Pacemaker Clinic

Thousands of people in Canada are living normal, mostly unrestricted lives thanks to the pacemaker and similar devices. This tiny, remarkable electronic device is implanted under the skin below the collar bone. It delivers a small electrical pulse to help keep your heart beat in rhythm, and also monitors your heart function, recording your heart beats like a digital ECG. This helps your cardiologist and other health care providers detect possible irregularities, and help correct them before they become big problems.

You can learn more general information about pacemakers at the Heart and Stroke Foundation website.

What to Expect

Pacemaker Insertion

Typically, your pacemaker will be inserted in the Cardiac Catheterization (Cath) Lab as an outpatient surgical procedure.

For more information about preparing for all outpatient surgeries in the Cath Lab, please visit the Cardiac Catheterization Lab page.

After Insertion

You will need to take some precautions during the first few weeks after surgery.

Care of Insertion Site

  • Remove the initial bandage 24 hours after surgery. We recommend that you leave your incision uncovered. A dry dressing may be applied if there is oozing from the site.
  • It is normal to have a small amount of bruising at the site. Seek medical assistance if you have a large amount of bruising or develop a hard lump on or near the incision.
  • If your incision becomes red, hot, more painful, swollen or begins to drain fluid, notify your physician immediately. These symptoms, along with a fever, could indicate an infection.
  • You may shower and gently pat dry your incision. Be careful not to get the stitches caught in the towel (or any other material).
  • There may be slight soreness around the incision site. If required, pain medication may be taken to relieve this discomfort.
  • You will be instructed to make an appointment with your family doctor or with the surgeon for suture removal within 10-14 days.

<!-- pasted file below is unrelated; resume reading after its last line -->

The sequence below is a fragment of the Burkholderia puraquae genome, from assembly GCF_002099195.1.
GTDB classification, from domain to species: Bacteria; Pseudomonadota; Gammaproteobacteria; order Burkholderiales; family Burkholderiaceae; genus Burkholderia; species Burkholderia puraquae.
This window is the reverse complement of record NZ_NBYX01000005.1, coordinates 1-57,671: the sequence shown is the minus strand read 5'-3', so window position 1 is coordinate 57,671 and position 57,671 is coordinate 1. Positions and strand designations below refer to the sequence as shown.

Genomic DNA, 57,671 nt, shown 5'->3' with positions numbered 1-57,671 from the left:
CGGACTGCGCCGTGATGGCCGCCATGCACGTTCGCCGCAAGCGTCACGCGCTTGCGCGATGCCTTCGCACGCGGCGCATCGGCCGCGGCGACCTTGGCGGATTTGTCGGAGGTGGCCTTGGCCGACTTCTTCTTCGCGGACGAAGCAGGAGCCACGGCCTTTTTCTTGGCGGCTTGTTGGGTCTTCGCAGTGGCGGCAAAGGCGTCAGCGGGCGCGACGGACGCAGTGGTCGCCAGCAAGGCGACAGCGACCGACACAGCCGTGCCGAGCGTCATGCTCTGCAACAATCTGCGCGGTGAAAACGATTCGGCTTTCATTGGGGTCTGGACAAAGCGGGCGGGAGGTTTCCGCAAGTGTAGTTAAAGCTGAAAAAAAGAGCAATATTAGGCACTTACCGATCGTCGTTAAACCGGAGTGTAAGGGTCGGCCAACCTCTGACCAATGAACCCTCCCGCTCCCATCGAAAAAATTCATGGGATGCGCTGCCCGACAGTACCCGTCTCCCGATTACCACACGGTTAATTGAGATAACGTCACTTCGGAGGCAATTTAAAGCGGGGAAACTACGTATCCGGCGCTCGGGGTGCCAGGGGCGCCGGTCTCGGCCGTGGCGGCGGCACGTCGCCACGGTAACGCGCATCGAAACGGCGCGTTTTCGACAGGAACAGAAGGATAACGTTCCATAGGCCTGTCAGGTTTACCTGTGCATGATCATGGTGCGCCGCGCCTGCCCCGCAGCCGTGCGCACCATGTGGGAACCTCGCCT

In the four weeks following your implant, please avoid:

  • Sudden, jerky movements of your arms
  • Stretching or reaching over your head
  • Circular type movements involving your shoulder

Most patients may resume regular activities in 4 weeks, though please discuss with your cardiologist or primary care provider to find out what activities are safe for you.


Any symptoms you experienced that led to your implant should be reduced or may even disappear altogether. Please inform your physician about any new sensations that you have experienced as a result of your implant. Your physician may use this information to adjust your program settings to suit your individual needs.

Follow-up appointments at the Pacemaker Clinic will be scheduled. Your first follow-up visit will be in six weeks and then every six months or as required. During these sessions, the cardiologist or technologist will assess your implant’s function and battery. It is important to regularly attend these visits to ensure your pacemaker continues to work properly.

The notice of your appointment will be mailed to you. Please confirm your appointment two (2) days prior.

Carry your Pacemaker Identification Card with you at all times. This identification provides healthcare professionals with information specific to your pacemaker. Application forms for Medic Alert Bracelets will also be provided for you.

Please note that appointments at the Pacemaker Clinic do not replace appointments with your cardiologist or primary care provider (family doctor, nurse practitioner, etc.). The Pacemaker Clinic is primarily for maintenance of the pacemaker itself – you still need to talk to your healthcare providers about your own health including the medical condition that led to needing a pacemaker.

If you have any concerns, call your Family Doctor, Cardiologist, or the Pacemaker Clinic (807-684-6684). If you are having a medical emergency, please call 911.

MRIs and Pacemakers

If any healthcare provider orders an MRI for you, please inform them that you have a pacemaker. MRIs use high-powered magnets that can attract the metal in your pacemaker. In most cases, alternate arrangements will have to be made. For more information, please call MRI staff at 684-6321.

For more information about pacemakers, please visit Heart and Stroke Foundation website: Click here